Delay damages can be part of stipulated damages set out by terms and wording of the contract upon formation (in creation of secondary obligations CC 2005). In order to recover stipulated damages you must put obligor in default.
Limits on recovery
Mitigate damages(reasonable effort to reduce damages) CC 2002
2002, an obligee who seeks damages is required to take reasonable efforts to mitigate damages which result from an obligor’s nonperformance (failure to perform, delay in performance, defective performance).
If the obligee who seeks recovery from the obligor for nonperformance fails to take these reasonable efforts, the obligor has the right to ask the court to adjust damages according to the fault of the obligee. This adjustment of damages will take into account both the negligence of the obligee in failing to mitigate damages and the consequences of that negligence.
Reasonable efforts: According to the comments thereto, "reasonable efforts" are those which do not put an undo burden on the obligee who is suffering nonperformance.
CC 2003 Obligee in bad faith
CC 2004 Clause that excludes or limits liability
CC.2013 (either party can request dissolution upon other's failure to perform)
CC 2013-> Extra Judicial Dissolution : Obligee can regard contract as dissolved in following circumstances (CC 2015, 2016, 2017) Based on Louisiana jurisprudence in numerous decisions
CC 2017- Express Dissolution Clause: Obligee can regard a contract as dissolved if theres an express agreement between the parties that the contract will be dissolved for failure to perform obligation
CC 2015- Dissolution After Notice to Perform: Obligee may give notice to perform within a certain time with a warning that the contract will be dissolved if the obligor fails to perform.
Notice must reasonable
Notice must meet formalities governing the putting in default of an obligor, and for recovery of damages for delay have same effect as putting obligor in default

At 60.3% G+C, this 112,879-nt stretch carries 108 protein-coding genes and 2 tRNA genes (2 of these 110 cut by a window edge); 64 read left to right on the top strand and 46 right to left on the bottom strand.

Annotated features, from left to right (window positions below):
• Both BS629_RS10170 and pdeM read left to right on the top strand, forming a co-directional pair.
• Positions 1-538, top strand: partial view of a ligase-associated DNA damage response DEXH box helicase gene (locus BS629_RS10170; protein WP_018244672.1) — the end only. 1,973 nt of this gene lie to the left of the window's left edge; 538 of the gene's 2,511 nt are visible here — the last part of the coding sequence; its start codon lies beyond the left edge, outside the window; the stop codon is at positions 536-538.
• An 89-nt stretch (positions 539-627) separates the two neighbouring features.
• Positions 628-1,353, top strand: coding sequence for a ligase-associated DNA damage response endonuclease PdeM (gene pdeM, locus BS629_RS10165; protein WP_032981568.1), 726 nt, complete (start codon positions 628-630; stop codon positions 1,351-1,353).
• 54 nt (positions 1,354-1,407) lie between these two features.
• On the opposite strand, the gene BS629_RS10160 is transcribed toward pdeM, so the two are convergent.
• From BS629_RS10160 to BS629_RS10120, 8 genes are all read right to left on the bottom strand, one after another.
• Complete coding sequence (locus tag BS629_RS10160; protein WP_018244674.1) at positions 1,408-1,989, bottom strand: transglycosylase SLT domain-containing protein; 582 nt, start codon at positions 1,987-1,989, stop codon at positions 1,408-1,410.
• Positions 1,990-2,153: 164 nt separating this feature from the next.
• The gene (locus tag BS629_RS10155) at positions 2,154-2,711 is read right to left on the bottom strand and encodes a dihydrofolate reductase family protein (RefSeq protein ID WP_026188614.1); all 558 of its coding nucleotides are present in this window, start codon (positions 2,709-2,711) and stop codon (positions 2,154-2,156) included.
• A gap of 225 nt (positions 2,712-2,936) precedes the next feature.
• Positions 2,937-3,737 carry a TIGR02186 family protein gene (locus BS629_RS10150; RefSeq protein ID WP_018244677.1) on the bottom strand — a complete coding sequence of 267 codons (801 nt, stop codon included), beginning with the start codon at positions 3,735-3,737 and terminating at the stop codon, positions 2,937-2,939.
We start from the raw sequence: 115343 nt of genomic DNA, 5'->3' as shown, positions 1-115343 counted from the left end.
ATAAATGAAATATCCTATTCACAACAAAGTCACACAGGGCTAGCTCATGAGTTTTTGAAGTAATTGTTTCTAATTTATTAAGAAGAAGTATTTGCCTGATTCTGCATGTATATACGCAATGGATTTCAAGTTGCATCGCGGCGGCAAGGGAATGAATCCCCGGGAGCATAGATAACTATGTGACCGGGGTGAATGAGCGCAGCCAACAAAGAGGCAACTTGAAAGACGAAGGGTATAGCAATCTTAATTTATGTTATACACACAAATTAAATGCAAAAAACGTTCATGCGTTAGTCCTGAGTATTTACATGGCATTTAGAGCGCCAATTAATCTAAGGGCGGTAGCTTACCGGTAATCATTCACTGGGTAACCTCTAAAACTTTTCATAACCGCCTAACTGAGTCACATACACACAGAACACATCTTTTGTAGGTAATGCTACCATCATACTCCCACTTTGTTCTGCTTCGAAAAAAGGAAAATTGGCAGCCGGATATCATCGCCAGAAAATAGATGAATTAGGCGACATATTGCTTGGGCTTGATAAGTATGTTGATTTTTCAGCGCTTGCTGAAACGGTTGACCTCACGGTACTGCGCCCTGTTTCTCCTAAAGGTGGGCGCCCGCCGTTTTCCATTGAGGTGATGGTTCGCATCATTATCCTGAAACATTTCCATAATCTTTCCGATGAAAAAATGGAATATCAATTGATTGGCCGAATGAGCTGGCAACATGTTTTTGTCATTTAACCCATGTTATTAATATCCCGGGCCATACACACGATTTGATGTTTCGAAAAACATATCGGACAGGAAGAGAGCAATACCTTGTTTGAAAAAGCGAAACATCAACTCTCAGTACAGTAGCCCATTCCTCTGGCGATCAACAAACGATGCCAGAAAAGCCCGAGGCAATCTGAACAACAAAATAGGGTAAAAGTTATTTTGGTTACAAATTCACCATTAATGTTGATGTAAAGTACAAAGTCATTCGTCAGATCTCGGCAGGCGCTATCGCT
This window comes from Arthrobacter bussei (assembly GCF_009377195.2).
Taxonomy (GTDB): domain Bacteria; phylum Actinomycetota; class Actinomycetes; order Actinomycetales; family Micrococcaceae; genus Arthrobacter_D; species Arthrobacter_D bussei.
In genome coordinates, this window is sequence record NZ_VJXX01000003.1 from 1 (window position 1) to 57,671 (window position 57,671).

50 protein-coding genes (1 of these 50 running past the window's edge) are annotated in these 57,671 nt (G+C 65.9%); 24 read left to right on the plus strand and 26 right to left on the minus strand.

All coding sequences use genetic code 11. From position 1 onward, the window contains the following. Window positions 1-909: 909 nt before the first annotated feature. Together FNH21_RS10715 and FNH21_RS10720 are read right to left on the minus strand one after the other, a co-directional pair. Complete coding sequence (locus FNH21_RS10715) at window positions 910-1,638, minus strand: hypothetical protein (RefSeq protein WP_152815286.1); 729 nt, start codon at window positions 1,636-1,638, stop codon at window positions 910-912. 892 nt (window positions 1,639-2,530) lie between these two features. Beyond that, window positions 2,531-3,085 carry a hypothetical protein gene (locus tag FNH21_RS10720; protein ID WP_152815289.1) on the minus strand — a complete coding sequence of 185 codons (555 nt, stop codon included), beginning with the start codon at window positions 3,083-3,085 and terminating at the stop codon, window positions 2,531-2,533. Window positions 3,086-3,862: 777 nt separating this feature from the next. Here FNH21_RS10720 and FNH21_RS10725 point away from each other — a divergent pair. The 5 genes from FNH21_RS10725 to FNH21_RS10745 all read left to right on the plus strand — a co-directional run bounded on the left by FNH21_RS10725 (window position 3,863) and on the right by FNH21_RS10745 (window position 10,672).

CC 2016- Dissolution Without Notice to Perform: When delayed performance no longer is of value or if evident obligor won't perform. Obligee may regard contract as dissolved without giving notice to obligor.
CC. 2013 -> Judicial Dissolution: Unless requirements for extra judicial dissolution are met the obligee who seeks judicial dissolution is not entitled to dissolution. Court can grant obligor additional time within which to perform.
Factors considered by court
Extent and gravity of the failure to perform alleged by the complaining party
Nature of obligors fault
Good or bad faith of parties involved
Surrounding economic circumstances that make dissolution opportune or not
CC. 2014- Substantial Performance- Dissolution may not be granted but you can still get damages. Two part test protects interests of both parties
CC. 2014- Contract may not be dissolved when the obligor has rendered a substantial part of performance
CC 2014- and the unperformed part not rendered does not substantially impair the interest of the obligee
Effects of dissolution
CC 2019- In contracts providing for continuous or periodic performance the effect of the dissolution shall not extend to any performance already rendered
CC 2018- Upon dissolution of a contract parties shall be restored to situation that existed before the contract was made
CC. 2018- If partial performance has been rendered and that performance is of value to the party seeking to dissolve contract dissolution does not preclude recovery for that performance whether in contract or quasi-contract
CC. 2020- When a contract has been made by more than two parties one party's failure to perform may not cause dissolution of the contract for the other parties, unless the performance that failed was essential to the contract
CC. 2021- Dissolution of a contract does not impair the rights acquired through an onerous contract by a third party in good faith
CC. 2024- Contract of unspecified duration may be terminated at the will of either party by giving notice reasonable in time and form to the other party
Defenses to non performance
CC. 2022- Party can refuse to perform his obligation if the other has failed to perform or does not offer to perform his own at the same time if the performances are due simultaneously
CC. 2023- If situation of a party, financial or otherwise has become such as to clearly endanger his ability to perform an obligation the other party may demand in wiring that adequate security be given and upon failure to give that security that party may withhold or discontinue his own performance